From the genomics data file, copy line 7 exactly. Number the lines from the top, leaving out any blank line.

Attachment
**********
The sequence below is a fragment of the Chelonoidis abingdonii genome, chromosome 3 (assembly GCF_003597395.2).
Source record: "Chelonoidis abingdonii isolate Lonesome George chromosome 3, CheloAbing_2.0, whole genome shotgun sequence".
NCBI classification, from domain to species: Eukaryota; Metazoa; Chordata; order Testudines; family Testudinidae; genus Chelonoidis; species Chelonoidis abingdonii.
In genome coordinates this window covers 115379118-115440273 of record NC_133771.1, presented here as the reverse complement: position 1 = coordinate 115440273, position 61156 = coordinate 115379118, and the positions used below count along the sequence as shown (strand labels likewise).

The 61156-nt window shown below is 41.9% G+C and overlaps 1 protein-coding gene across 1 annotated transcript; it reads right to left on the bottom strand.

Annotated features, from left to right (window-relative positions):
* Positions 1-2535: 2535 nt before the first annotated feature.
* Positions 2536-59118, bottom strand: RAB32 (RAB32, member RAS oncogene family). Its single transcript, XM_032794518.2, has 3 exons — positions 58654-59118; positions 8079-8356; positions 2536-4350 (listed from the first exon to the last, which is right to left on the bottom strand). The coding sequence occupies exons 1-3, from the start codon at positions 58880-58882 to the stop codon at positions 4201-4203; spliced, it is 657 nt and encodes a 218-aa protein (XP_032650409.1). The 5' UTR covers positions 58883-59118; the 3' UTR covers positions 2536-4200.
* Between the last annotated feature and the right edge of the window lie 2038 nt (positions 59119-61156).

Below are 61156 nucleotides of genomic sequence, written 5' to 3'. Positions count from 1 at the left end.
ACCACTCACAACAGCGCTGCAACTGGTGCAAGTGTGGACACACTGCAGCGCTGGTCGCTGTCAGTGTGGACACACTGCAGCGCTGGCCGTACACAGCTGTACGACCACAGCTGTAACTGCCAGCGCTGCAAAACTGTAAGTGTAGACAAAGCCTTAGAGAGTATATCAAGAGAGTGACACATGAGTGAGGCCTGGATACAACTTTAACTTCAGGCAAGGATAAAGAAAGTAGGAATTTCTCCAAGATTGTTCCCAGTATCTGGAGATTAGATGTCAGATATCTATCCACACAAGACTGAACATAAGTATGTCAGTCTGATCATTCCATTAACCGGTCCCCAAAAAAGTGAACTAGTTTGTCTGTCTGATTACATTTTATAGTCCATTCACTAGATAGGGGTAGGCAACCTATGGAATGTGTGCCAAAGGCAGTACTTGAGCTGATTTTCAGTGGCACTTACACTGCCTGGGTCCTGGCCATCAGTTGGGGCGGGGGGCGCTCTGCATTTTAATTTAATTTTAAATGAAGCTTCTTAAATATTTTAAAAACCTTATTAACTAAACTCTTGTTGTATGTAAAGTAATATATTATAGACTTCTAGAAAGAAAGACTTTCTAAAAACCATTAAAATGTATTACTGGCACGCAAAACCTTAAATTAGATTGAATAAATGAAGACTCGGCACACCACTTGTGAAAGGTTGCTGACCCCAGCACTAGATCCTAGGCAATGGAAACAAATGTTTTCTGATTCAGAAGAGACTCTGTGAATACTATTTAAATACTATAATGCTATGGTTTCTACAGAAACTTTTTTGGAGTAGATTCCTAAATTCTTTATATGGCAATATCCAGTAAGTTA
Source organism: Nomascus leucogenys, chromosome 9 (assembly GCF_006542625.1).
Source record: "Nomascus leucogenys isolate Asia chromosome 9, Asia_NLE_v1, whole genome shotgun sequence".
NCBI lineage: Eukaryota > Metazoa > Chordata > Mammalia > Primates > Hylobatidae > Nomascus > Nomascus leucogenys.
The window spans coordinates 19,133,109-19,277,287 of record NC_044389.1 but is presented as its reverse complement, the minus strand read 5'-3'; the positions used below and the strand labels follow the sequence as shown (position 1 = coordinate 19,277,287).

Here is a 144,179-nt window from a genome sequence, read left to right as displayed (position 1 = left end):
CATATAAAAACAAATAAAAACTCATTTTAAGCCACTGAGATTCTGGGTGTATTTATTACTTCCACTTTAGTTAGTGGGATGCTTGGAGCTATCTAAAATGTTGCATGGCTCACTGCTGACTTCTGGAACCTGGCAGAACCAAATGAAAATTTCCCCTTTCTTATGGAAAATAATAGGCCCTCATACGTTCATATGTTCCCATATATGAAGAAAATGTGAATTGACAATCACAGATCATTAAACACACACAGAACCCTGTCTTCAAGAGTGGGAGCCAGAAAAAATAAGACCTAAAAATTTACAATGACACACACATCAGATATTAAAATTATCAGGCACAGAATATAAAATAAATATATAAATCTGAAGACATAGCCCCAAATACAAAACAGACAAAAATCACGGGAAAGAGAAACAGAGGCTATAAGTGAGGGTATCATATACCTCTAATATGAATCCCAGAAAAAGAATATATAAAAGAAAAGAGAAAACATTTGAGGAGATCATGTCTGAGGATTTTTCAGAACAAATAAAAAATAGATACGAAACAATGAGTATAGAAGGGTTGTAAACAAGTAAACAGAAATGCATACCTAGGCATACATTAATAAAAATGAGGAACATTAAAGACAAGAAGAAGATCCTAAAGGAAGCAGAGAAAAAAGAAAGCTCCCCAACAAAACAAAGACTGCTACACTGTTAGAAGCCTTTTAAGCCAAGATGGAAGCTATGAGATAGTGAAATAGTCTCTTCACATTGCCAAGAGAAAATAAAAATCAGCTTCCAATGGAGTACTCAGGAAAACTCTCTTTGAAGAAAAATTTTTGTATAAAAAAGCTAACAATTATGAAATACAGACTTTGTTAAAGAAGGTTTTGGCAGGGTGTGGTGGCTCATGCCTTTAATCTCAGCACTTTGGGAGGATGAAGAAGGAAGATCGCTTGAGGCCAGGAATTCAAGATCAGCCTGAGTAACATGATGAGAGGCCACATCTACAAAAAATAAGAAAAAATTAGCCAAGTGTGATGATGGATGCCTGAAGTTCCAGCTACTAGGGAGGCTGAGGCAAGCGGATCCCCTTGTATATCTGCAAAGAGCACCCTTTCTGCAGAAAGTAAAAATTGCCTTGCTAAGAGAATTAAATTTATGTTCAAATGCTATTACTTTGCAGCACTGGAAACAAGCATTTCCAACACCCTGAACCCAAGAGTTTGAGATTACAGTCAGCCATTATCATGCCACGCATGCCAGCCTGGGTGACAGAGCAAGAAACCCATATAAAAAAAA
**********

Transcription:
* Positions 1-2535: 2535 nt before the first annotated feature.